Leonetti Reserve 2007
Bordeaux Red Blends from Walla Walla Valley, Washington
A blend of the best lots from Mill Creek Upland, Seven Hills and Loess vineyards, this Cab-dominated blend also includes 12% Petit Verdot, 11% Malbec and 2% Merlot. It's quite slick on the palate, with good texture from well-integrated tannins. The fruit is dark and brooding - black cherry and wild blackberry - with a hint of rose, smoke and cedar.
The Wine Advocate - "The 2007 Reserve is composed of 69% Cabernet Sauvignon, 11% Merlot, 11% Petit Verdot, and 9% Cabernet Franc aged for 23 months in new and seasoned French oak. Deep purple colored, it displays aromas of pain grille, earth notes, espresso, violets, black currant, and blackberry. Dense and rich on the palate with restraint and elegance, this lengthy effort will reward 5-7 years of patience from those who buy it. "
International Wine Cellar - "Good deep ruby-red. Cabernet-dominated aromas of currant, red cherry, licorice, graphite and minerals. Juicy, powerful and penetrating, with bright red berry and mineral flavors. With a few minutes in the glass, this blend showed a much plusher texture and a building sweetness without going at all over the top. This very young and refined wine did not knock me out in the early going quite like the 2006 had last year, but it's long on potential and will need another look in seven or eight years. 93(+?) points."
Leonetti Cellar Winery
Exclusive production of Cabernet Sauvignon and Merlot have been the hallmark of Gary Figgins' Leonetti Cellar winery in the suburbs of Walla Walla. Grapes from his own vineyard and from other nearby properties are used to create these rich and robust varietal wines. The attractive new winery building made of native stone houses barrel storage and fermenting tanks. View all Leonetti Cellar Wines
About Walla Walla ValleyView a map of Walla Walla Valley wineries
Sharing part of the valley with Oregon, Walla Walla is on the southeast side of the Columbia Valley. It is primarily red grape land, with Cabernet Sauvignon leading in the vineyards, followed by Merlot and the ever-growing and very popular, Syrah.In the 1990's, as Washington State was gaining more acclaim for its red wines, Walla Walla was hailed by wine critics for its quality and sense of place. That has not changed. Many red wines from Walla Walla show not only great complexity and elegance, but ageability. Though the region is known for the red wines, the most planted white grape here is Chardonnay.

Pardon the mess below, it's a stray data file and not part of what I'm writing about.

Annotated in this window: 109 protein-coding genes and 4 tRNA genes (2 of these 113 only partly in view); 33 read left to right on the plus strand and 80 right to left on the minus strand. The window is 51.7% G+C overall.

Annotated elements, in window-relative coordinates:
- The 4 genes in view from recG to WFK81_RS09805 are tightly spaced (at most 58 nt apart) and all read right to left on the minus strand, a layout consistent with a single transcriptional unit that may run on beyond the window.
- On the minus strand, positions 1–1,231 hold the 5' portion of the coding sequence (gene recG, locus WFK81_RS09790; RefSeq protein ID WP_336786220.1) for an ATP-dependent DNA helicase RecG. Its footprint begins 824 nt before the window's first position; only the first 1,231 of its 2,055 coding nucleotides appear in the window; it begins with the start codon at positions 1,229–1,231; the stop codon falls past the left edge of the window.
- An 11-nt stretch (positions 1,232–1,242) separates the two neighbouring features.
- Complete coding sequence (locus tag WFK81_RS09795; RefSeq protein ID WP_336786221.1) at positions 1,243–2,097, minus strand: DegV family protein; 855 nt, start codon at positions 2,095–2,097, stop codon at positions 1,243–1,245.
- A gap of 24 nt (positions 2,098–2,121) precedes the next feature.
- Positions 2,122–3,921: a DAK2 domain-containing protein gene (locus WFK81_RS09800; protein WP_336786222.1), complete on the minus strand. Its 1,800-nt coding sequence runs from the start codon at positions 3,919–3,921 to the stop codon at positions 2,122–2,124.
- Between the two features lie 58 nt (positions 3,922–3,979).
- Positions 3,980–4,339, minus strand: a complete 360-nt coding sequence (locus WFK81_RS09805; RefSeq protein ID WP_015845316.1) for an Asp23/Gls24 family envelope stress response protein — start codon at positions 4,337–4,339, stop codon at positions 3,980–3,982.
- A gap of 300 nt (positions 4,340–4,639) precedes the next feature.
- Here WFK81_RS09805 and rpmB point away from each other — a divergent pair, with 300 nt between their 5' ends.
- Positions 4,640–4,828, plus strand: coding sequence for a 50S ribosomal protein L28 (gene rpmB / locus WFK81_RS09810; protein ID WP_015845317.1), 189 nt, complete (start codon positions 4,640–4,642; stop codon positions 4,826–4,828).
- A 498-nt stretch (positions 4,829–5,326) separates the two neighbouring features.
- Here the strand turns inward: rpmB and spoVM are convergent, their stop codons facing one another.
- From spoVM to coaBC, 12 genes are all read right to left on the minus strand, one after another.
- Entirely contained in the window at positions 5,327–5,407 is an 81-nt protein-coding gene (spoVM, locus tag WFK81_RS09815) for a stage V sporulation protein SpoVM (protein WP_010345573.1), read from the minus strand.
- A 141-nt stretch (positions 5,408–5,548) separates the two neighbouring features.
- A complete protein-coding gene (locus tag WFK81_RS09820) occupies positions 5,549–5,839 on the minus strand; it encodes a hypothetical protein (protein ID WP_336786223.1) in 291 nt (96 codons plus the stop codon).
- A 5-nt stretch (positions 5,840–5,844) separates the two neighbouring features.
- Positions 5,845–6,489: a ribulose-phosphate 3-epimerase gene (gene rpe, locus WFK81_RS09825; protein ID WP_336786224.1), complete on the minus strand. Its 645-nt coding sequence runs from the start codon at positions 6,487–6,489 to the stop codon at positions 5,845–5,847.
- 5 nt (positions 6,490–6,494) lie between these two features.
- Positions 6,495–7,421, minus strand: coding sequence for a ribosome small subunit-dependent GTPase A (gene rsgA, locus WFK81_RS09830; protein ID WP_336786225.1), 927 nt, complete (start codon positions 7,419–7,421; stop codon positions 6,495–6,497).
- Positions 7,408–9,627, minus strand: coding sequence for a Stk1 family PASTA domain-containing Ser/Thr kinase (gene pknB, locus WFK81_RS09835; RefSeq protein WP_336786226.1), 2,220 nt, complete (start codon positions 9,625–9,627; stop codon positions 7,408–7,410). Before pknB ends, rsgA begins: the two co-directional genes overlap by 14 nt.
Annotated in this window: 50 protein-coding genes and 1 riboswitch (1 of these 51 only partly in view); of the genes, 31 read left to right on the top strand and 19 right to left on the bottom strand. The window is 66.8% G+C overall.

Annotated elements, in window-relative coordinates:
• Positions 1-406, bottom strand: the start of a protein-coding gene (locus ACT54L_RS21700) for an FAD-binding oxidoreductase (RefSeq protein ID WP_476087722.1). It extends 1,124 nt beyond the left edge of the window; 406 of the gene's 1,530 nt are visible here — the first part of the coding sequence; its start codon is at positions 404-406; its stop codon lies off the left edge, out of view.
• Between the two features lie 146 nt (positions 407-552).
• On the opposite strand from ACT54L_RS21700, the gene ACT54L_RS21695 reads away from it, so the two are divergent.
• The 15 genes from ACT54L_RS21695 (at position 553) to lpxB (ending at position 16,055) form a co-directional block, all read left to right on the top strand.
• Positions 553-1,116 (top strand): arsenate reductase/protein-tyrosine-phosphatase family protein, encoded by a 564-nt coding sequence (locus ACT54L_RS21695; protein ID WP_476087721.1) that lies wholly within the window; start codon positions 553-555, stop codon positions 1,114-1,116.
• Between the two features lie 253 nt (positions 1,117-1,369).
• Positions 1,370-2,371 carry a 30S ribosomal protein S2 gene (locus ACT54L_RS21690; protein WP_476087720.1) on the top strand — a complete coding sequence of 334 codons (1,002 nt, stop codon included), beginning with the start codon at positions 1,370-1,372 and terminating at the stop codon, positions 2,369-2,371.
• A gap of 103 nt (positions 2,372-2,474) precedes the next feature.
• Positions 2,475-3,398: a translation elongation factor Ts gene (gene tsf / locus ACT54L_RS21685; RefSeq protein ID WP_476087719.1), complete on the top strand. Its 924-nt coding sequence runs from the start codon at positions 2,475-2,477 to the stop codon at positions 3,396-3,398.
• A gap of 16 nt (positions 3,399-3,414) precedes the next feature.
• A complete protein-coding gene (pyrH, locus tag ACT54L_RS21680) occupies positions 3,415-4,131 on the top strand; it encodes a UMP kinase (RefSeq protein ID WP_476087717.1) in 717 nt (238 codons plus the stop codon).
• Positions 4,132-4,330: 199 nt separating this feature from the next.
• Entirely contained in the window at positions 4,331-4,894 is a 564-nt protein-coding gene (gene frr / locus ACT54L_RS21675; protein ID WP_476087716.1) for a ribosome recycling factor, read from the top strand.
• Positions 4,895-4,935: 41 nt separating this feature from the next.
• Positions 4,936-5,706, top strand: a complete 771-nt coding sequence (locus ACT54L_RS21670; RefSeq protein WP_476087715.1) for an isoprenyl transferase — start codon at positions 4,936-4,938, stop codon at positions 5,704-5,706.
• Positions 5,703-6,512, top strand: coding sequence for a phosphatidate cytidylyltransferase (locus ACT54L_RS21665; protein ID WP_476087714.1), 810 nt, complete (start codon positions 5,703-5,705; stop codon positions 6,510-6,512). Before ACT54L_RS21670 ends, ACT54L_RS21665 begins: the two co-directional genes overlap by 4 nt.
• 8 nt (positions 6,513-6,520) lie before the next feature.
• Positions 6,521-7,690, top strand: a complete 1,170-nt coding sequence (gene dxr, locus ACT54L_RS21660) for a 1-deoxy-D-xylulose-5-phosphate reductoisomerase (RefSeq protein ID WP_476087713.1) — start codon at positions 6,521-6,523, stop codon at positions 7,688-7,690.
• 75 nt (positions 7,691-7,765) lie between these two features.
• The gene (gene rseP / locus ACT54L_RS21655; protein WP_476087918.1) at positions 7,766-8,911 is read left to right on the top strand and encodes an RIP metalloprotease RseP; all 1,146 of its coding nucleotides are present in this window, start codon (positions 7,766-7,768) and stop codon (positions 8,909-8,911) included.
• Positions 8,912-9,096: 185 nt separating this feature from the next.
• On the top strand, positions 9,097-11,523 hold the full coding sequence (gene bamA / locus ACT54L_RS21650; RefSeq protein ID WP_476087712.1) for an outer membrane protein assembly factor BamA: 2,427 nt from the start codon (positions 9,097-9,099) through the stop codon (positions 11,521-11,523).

About WashingtonRelated Links:Now the number two producer in the United States, Washington State has also grown in quality.
So how does a state known for rain and coffee produce high quality wines? They plant their grapes on the east side of the Cascade mountains, away from that ever-present rain cloud that sits along the coast. Perhaps wine grapes do well since the sandy loam soils east of the Cascade range give way to an almost desert-like land, saved from drought only by the helpful rivers that run through the area – and the good irrigation systems.
Thinking that the state would do best with typical northern growing grapes like Riesling and Gewurtztraminer, turns out the apple state is well-suited for reds, namely Merlot, Cabernet Sauvignon and, more recently, Syrah. Of course, whites have not been forgotten - Washington State Rieslings range from bone-dry to sweet, are well-structured and high quality, and Chardonnay dominates most of the other white plantings, making a range of wines. But the reds of the region, Merlot in particular, have made Washington State a quality force to be reckoned with.
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Alcohol By Volume GuideMost wine ranges from 10-16% alcohol by volume. Some varietals tend to have higher (for example Zinfandel and Cabernet Sauvignon) or lower alcohol levels (Pinot Noir and many white varietals), but there is always some variation from producer to producer. Some wine falls outside of this range, for instance Port weighs in closer to 20%, while Muscat and Riesling are usually a bit below 10%.
Wine Style Guide
Light & Fruity
- Red wines that are more fruit-forward and lighter in tannin and body.
Smooth & Supple
- Medium bodied reds that go down easy, with smooth tannins and supple fruit.
Earthy & Spicy
- Wines where earthy and/or spicy dominate the flavors – typically medium to full body.
Big & Bold
- Full bodied wines that have concentrated fruit and are higher in alcohol and/or tannins. Some need age.